Letter From the President
Mentorship is rewarding at all points in your life. As I’ve shared with many of you, I was a first-generation college graduate. Although I had extremely supportive parents, I relied on my faculty to guide my academic journey. My professors encouraged me at every step—helping me to develop the skills I needed to pursue graduate school and, once there, guiding me in the development of my research and clinical psychology skills. Ultimately, my faculty mentors supported me as I entered the competitive academic field. Their guidance helped strengthen my career and has inspired me to mentor others.
When I reflect on what I considered to be the best characteristics of the mentors I have had, I believe that it was their ability to both clarify my goals and support me. As a mentor, I think the relationship works best when my expertise aligns with my mentees’ overall goals and also supports their success in their workplace or community.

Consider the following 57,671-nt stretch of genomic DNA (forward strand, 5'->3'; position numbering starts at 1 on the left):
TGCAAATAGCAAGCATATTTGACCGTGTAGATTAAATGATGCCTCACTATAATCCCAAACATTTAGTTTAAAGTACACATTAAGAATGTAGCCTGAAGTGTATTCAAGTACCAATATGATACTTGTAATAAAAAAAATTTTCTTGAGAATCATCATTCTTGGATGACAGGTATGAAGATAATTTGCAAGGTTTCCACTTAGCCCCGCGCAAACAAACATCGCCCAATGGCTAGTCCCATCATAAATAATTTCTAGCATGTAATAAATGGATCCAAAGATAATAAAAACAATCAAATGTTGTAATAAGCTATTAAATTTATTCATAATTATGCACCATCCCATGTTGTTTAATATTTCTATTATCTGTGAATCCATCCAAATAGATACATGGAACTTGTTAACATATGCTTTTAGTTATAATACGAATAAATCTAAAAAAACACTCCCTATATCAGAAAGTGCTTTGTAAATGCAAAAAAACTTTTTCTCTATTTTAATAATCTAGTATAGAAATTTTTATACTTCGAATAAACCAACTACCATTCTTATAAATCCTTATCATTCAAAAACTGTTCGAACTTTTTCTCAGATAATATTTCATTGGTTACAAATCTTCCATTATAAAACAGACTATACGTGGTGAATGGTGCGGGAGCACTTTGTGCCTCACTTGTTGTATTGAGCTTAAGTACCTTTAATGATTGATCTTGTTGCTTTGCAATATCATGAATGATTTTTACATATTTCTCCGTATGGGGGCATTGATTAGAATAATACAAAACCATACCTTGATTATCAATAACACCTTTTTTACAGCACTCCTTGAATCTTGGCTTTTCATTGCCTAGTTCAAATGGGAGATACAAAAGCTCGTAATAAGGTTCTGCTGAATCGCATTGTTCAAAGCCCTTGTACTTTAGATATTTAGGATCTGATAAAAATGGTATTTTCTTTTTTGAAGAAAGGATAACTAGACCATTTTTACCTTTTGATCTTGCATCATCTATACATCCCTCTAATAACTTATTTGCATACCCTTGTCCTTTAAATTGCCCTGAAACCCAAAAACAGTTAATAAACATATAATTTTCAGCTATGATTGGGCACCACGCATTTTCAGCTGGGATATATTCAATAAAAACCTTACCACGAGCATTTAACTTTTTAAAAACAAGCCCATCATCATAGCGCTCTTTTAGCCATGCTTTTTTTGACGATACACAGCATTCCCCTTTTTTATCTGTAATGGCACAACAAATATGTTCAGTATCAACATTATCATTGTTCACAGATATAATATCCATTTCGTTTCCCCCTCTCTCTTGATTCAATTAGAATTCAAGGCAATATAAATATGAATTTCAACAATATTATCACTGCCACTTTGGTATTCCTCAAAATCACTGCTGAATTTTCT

As president, I view mentoring in terms of individual success and how that individual can contribute to the success of the university. The development of our faculty and staff has a powerful impact on our institution. As people grow and take on more responsibilities, we provide more services and expertise for our alumni and students.
Our collective reward is that the university becomes stronger academically: Alumni and students gain fresh insights and build new partnerships for their careers; and in turn, we all share responsibility for continuing the transfer of knowledge in our community.
As you think about your own roles as either a mentor or a mentee, I recommend you read the stories of three alumni who motivate others in very different ways. I hope you’re inspired by their passion and renew your dedication to mentorship.
Cynthia G. Baum, PhD
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